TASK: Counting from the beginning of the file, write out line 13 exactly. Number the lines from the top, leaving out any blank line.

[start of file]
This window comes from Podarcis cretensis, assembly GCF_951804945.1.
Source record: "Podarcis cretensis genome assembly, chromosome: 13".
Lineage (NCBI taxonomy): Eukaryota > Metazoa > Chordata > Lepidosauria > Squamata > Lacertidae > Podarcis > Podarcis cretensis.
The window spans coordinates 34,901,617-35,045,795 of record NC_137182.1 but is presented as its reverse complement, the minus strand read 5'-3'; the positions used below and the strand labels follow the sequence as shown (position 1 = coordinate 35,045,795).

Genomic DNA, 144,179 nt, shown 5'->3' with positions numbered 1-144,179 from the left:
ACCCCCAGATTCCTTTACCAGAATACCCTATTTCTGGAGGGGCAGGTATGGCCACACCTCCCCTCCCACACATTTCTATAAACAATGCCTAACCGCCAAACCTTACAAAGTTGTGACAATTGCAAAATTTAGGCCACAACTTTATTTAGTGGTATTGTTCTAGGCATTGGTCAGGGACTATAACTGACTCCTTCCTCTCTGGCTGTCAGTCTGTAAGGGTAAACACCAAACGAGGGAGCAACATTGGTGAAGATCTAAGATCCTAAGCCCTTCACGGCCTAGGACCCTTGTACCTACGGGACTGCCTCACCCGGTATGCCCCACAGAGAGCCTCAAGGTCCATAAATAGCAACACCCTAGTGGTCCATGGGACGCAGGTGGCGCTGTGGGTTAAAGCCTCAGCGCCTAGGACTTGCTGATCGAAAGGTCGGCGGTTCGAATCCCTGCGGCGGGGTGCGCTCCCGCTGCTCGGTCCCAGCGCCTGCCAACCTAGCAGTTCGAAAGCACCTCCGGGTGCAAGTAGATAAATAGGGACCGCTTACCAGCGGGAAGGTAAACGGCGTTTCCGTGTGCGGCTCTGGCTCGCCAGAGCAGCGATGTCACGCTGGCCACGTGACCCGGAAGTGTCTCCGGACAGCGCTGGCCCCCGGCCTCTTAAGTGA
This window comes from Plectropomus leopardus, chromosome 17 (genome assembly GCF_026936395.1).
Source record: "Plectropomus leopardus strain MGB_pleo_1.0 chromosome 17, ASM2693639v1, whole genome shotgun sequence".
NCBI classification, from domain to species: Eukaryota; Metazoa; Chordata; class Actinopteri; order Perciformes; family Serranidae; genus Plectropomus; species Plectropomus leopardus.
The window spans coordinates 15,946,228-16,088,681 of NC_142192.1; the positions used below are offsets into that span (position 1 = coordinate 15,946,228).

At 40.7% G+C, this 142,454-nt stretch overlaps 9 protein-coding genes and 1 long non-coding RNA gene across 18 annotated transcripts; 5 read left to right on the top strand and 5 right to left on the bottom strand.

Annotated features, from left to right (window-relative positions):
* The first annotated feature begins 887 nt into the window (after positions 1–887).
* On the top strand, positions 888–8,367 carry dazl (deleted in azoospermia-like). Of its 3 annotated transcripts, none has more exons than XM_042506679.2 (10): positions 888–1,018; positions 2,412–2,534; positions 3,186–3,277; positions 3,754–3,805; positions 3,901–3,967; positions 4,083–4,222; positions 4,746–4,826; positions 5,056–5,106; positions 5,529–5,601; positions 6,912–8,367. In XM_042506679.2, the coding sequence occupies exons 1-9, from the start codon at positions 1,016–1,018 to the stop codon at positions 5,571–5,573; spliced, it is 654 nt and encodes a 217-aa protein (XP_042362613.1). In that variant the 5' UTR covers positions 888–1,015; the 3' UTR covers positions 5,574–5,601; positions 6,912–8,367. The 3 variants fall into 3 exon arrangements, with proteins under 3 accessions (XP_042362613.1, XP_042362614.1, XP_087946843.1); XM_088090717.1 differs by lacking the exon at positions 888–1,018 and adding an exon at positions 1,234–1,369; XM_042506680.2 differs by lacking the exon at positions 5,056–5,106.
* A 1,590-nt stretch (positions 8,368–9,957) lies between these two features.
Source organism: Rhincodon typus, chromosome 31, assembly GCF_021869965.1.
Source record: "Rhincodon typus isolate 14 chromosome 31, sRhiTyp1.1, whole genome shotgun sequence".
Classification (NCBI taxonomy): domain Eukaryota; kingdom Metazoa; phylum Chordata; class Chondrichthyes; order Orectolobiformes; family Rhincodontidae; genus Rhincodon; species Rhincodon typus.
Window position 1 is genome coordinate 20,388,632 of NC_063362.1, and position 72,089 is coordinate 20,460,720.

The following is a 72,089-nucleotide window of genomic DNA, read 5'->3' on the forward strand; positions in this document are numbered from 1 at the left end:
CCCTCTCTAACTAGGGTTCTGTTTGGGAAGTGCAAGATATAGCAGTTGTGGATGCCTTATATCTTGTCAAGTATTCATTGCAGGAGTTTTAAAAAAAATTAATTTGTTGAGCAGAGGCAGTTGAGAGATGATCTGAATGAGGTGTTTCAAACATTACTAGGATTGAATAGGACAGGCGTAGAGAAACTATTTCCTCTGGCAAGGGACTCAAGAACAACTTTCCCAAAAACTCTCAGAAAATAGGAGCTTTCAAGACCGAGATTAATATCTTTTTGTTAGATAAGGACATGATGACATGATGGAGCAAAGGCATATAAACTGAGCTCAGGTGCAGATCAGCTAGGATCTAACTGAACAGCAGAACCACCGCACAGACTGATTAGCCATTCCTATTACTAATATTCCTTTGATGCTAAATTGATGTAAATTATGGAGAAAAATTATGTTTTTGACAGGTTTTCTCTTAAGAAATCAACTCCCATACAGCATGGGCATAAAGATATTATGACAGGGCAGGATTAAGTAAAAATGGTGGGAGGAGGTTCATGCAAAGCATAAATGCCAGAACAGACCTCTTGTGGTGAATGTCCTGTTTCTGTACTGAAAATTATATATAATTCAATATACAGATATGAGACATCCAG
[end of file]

* The first annotated feature begins 887 nt into the window (after positions 1–887).